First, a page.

Now that I’ve reviewed my first Google Chromebook Plus laptop, I’ve had time to digest this new ChromeOS device standard. My thoughts are that it’s mostly a positive effort. And it will benefit those already in the ChromeOS ecosystem. However, I don’t think Google Chromebook Plus devices will expand the ChromeOS user base in a meaningful way.
A refresher on Google Chromebook Plus laptops
In case you missed the news earlier this month, you’ll need to know what the Google Chromebook Plus effort is all about. Effectively, it’s less about technology and more about marketing.
When you see the Chromebook Plus branding on a device, you’ll know it meets certain minimum hardware requirements. You’ll have a better idea on the performance capabilities, as a result.
Google Chromebook Plus devices all meet or exceed the following:
- Intel Core (i3 or higher) or AMD Ryzen (7000 series) CPU,
- 1080p IPS display. Note that touch is not a requirement.
- 1080p webcam with temporal noise reduction
- 8 GB of RAM,
- 128 GB of storage
Remember, these are the minimum requirements.
You’ll find Chromebook Plus models with 256 GB or more of storage, for example. Some have displays that are higher than 1920 x 1080 resolution as well.
You know what you’re getting with a Chromebook Plus
The most obvious and tangible benefit of the Chromebook Plus effort is the standard minimum hardware requirements. Any ChromeOS laptop meeting these is what I’d call at least a “mid-range” Chromebook. Those with faster CPUs or more memory should offer high-end performance that most people don’t need.
I tend to buy those higher performing Chromebooks because I rely heavily on the Linux feature of ChromeOS for software development. I’ve owned an expensive Chromebook with 16 GB of memory, for example.
However, as I learned from reviewing the Lenovo IdeaPad Flex 5i Chromebook Plus, a $499 laptop with latest Intel Core i3 CPU and 8 GB of memory can handle my workload as a more expensive Chromebook.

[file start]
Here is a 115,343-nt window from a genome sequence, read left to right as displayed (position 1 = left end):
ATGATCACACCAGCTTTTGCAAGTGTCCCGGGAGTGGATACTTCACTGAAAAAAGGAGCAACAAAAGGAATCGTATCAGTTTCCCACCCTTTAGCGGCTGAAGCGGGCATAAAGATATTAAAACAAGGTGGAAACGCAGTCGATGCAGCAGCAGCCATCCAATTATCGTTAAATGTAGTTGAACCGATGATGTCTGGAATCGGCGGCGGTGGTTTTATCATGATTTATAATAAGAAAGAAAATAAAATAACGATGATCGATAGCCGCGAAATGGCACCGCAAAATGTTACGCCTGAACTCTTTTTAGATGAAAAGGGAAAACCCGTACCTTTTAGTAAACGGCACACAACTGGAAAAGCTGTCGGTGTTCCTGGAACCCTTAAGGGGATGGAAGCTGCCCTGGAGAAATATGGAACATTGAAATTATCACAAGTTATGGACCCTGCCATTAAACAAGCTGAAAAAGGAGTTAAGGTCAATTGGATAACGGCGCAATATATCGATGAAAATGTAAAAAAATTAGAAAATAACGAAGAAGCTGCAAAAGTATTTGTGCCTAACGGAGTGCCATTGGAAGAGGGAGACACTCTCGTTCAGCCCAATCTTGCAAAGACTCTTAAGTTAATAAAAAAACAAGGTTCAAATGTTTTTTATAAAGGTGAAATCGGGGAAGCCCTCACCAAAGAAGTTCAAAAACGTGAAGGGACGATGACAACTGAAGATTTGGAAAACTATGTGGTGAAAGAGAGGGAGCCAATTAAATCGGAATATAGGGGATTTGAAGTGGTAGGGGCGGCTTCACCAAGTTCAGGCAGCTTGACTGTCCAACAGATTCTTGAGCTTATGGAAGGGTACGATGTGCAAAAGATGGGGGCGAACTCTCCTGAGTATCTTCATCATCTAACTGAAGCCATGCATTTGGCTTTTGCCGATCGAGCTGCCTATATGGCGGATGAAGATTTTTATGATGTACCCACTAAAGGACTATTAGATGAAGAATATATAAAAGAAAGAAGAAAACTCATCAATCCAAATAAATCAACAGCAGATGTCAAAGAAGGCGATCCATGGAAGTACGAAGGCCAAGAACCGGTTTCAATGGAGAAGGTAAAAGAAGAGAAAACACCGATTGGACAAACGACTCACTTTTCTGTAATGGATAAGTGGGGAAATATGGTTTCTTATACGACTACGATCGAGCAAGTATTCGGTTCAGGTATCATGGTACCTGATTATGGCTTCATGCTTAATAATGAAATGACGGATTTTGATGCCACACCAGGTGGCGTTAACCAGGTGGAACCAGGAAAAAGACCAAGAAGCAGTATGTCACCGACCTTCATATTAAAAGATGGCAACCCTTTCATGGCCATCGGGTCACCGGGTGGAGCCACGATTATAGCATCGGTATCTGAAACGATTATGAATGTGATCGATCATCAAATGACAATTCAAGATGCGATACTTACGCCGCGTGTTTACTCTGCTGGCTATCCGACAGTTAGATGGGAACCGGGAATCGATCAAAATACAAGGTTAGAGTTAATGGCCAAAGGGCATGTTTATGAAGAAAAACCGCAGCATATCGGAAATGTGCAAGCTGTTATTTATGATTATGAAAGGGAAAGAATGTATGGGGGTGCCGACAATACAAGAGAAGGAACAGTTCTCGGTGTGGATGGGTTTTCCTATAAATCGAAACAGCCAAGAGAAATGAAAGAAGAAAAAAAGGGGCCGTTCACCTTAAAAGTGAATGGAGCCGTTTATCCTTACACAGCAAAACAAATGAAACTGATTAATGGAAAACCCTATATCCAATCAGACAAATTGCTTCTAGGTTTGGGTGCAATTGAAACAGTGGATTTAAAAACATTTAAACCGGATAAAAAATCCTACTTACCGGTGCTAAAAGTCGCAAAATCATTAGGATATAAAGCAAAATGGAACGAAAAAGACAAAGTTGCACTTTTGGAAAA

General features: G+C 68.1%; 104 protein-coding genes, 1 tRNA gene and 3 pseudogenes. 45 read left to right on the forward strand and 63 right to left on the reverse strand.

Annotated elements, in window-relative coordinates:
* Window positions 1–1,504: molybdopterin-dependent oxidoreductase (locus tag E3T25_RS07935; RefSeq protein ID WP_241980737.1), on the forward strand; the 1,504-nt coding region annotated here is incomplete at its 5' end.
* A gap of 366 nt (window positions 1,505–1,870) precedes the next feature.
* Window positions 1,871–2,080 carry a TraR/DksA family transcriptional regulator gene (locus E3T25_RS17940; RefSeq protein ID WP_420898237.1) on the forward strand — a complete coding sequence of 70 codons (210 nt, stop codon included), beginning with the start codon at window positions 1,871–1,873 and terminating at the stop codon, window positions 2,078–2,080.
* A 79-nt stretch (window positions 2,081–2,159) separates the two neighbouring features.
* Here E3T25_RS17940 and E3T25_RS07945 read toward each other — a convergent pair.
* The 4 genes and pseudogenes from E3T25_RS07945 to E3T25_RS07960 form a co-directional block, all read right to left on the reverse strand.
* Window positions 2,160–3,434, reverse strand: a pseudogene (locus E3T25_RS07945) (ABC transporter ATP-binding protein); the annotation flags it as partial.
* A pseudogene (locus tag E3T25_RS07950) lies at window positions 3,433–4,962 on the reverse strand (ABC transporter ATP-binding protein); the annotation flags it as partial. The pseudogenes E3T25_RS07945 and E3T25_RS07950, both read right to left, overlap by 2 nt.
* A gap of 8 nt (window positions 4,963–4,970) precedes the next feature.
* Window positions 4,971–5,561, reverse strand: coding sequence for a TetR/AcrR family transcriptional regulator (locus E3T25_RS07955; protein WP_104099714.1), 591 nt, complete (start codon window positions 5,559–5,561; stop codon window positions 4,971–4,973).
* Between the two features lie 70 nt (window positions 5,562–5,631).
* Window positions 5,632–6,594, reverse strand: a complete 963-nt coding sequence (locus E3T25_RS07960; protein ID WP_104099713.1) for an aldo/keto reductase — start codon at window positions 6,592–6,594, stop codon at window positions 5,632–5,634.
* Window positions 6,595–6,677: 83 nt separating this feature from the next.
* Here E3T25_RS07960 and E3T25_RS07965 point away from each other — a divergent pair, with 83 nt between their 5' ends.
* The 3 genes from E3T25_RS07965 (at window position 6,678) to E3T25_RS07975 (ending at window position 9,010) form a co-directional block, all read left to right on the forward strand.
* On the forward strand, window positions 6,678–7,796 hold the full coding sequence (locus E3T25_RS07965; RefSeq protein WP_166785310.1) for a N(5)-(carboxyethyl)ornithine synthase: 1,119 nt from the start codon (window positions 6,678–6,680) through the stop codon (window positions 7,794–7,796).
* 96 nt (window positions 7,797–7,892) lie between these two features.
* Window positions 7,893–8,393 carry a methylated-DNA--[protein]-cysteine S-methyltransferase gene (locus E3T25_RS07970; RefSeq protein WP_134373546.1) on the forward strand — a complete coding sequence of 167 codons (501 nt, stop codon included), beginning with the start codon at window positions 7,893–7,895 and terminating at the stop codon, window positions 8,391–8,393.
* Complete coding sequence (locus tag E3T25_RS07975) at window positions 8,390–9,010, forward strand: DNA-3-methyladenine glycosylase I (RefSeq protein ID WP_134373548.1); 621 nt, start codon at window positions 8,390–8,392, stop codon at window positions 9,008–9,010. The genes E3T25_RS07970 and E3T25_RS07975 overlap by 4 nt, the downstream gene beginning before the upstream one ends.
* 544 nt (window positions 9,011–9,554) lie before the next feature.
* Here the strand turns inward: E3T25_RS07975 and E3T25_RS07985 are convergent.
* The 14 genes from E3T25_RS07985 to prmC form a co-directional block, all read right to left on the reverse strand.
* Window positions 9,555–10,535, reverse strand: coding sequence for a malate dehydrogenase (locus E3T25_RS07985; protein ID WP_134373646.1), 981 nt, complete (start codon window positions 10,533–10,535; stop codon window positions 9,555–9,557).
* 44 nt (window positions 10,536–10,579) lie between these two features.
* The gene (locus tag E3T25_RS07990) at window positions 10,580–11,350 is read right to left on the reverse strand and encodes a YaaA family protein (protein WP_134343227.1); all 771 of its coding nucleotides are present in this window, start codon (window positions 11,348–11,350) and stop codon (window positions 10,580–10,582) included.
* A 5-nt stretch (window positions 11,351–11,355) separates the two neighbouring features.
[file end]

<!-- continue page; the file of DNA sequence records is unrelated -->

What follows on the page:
Most of you aren’t me though. (Hopefully, none of you are!) So if you’re a typical user of ChromeOS, I can safely say any of these Chromebook Plus laptops will meet your needs.
Even better: If your current Chromebook meets the new Plus standards, you’ll get the software update for it to be a Chromebook Plus model. That gets you some of the extra features Google built into ChromeOS to specifically take advantage of the more performant hardware. More on that shortly.
Chromebook Plus doesn’t magically eliminate ChromeOS limitations
This is an important point. If someone uses Linux, macOS or Windows because of certain ChromeOS limitations, they’re not going to suddenly buy a Chromebook Plus laptop. Why? Because those same limitations are still there.
Chromebook Plus laptops can’t natively run desktop applications built for macOS or Windows, for example. They can, and do, run Linux desktop apps. But that’s been a thing for all ChromeOS devices for a few years now.
Put another way: There’s nothing new here that removes the barriers to entry for people who must, or want to, run traditional desktop applications.
Personally, I don’t find ChromeOS that limiting. Obviously, that’s the case since I use it every day. Then again, I have no need for any mac or Windows-specific applications. I can do everything that I need to do in ChromeOS. If I couldn’t I wouldn’t be using it. It’s that simple.